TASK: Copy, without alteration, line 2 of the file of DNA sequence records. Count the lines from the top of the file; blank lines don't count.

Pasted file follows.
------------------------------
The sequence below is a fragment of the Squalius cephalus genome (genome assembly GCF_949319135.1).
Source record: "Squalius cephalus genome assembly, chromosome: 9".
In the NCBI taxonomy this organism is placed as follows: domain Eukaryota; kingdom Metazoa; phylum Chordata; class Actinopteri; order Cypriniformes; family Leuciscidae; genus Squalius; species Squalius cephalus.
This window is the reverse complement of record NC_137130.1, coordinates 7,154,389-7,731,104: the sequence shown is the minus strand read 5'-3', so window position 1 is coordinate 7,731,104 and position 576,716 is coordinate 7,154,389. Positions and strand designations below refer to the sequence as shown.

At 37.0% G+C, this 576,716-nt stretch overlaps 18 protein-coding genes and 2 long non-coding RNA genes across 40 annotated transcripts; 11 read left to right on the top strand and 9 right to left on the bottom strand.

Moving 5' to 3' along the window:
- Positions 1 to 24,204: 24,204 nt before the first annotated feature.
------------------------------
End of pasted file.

Source record: "Squalius cephalus genome assembly, chromosome: 9".